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February 9, 2009

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Process Safety Explained

In the major-hazards sectors, ensuring your processes are as safe as possible can seem a very technical exercise. But, as Jeremy Bending explains, leaving management of such issues to the ‘process-safety experts’ is likely to leave a company’s workforce disengaged from the risks involved.

‘Process safety’ is in danger of becoming the latest safety bandwagon. People seem to be applying the term to all manner of processes, possibly in an effort to grab senior management’s attention. However, as highlighted at last year’s HSE conference, ‘Leading from the top — avoiding major incidents’,1 there is some confusion as to what is meant by it.

Most people recognise personal safety issues such as slips, trips and falls, manual handling, and machinery safety. They’re the types of everyday hazards we can easily relate to and, if we put our minds to it, we can see how to reduce the risks. We can also easily measure and compare performance using metrics such as lost-time injury rates, and management can make significant improvements quickly.

But with process safety, it’s hard to get into perspective catastrophic events that are extremely unlikely to occur. The controls can seem very technical, and measurement of performance can’t rely on counting incidents. It’s also about long-term investment for long-term benefits. As such, companies can make the mistake of ‘leaving it to the experts’. The real challenge, however, is getting the whole company engaged in process-safety issues, in the same way that everyone has a responsibility for personal safety.

What’s in a name?

From an intellectual perspective, it can be argued that labelling risks as ‘process’ and ‘personal’ safety is unnecessary. A company creates risks that can harm people or the environment and needs to ensure those risks are properly managed. The key to effective risk management is to deal with your risks on a consistent basis and not to create artificial silos that mean risks are considered in different ways.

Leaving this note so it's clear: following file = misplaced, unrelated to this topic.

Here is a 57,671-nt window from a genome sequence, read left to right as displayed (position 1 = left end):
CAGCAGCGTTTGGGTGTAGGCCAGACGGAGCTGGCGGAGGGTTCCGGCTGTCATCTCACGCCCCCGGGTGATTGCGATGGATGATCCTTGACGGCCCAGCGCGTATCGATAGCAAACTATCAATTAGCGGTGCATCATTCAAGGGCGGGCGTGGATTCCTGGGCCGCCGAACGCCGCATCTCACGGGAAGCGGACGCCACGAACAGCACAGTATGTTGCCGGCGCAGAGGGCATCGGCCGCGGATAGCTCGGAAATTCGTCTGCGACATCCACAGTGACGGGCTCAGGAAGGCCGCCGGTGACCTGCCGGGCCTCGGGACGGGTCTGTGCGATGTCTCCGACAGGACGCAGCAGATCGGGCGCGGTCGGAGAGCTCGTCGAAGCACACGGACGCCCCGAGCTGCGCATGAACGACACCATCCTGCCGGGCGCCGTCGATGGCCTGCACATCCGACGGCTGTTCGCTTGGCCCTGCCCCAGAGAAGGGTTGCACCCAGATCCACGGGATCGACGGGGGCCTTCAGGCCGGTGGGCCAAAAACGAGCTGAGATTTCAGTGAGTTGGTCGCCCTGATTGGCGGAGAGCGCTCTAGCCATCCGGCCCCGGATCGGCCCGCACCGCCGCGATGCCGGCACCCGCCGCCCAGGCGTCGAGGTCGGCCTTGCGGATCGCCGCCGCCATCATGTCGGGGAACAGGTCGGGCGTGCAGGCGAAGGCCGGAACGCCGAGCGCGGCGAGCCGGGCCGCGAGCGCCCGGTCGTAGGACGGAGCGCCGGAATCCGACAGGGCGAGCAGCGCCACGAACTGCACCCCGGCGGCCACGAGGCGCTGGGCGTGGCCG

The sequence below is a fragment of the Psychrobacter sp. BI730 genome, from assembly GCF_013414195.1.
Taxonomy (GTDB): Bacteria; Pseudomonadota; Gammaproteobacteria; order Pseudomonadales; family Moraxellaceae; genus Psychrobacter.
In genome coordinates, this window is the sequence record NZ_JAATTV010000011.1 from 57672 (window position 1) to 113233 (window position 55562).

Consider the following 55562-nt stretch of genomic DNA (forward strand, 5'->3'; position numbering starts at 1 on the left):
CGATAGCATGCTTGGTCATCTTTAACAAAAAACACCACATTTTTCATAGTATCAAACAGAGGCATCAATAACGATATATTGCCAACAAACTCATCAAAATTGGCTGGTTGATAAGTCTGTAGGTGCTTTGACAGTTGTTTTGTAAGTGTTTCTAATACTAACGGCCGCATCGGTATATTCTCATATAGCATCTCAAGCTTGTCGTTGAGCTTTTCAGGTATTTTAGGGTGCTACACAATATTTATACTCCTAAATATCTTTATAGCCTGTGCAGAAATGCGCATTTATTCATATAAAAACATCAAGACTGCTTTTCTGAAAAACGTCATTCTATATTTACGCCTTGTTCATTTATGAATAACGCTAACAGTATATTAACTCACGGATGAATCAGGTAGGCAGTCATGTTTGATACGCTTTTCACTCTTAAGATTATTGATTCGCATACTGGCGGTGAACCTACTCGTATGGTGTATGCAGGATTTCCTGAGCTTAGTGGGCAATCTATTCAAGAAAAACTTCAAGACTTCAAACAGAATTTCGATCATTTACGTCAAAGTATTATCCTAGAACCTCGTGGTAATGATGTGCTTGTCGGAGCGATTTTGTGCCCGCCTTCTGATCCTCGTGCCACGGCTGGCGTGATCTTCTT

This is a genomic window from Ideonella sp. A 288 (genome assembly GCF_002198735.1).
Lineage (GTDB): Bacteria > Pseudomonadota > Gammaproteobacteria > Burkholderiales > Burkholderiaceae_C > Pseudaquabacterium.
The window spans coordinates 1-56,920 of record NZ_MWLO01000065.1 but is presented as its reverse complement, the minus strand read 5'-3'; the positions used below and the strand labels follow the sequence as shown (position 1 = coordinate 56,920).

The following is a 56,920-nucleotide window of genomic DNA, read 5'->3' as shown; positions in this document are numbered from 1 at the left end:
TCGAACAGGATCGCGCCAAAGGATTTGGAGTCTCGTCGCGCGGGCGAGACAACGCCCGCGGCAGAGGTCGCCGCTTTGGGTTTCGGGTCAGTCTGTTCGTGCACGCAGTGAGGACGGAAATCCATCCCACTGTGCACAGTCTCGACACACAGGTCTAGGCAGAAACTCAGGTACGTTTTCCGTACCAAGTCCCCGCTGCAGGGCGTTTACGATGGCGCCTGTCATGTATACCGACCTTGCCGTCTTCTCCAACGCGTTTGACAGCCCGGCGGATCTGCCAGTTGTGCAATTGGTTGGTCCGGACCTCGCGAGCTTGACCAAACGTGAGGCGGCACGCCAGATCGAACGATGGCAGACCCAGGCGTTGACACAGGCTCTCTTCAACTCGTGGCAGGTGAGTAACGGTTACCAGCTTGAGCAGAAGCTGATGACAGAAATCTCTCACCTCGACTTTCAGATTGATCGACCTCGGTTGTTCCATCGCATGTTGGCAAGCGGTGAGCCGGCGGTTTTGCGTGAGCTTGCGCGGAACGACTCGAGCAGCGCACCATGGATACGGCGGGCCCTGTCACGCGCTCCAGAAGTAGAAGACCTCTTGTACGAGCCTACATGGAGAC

Sometimes, however, people need more definition to help them understand an issue. At National Grid, which owns and operates gas and electricity networks in Great Britain and the United States, process safety is viewed from the angle of any hazard that can give rise to major accidents involving the release of potentially dangerous materials, the release of energy (such as fires and explosions), or both. These hazards can result in multiple injuries and fatalities, as well as substantial economic, property, and environmental damage. The control measures relating to such hazards aim to ensure the likelihood of such an incident remains low, and the key to control is to contain the hazardous substances in the vessels and pipes.

The components necessary to manage process safety are the same as those used to manage any safety risk. You need:

  • assets that are properly designed, constructed, operated, inspected, and maintained;
  • a safety management system that sets clear objectives, establishes responsibilities and accountabilities, implements effective risk-control systems, monitors performance, and audits and reviews the effectiveness of the system; and
  • a culture that encourages the right behaviours and supports everyone to make a contribution to improved safety.

Risk management is used to decide how these three elements work together to deliver a safe outcome.

While all three of these elements are used to control any safety risk, the emphasis between the three will be different, depending on the type of risk. For example, process safety usually places more emphasis on asset integrity than behavioural issues, compared with personal safety.

Leadership

Great safety needs great leadership, and this is just as true of process safety as any other type. But there is a risk that leadership confines its focus to ‘personal safety’ because it’s often simpler to understand.

People pick up very quickly the issues leaders talk about, where they spend their time, and what they’re passionate about. An absence of demonstrable leadership on process safety will inevitably affect people’s perceptions on the importance the company attaches to it, and ultimately the safety performance.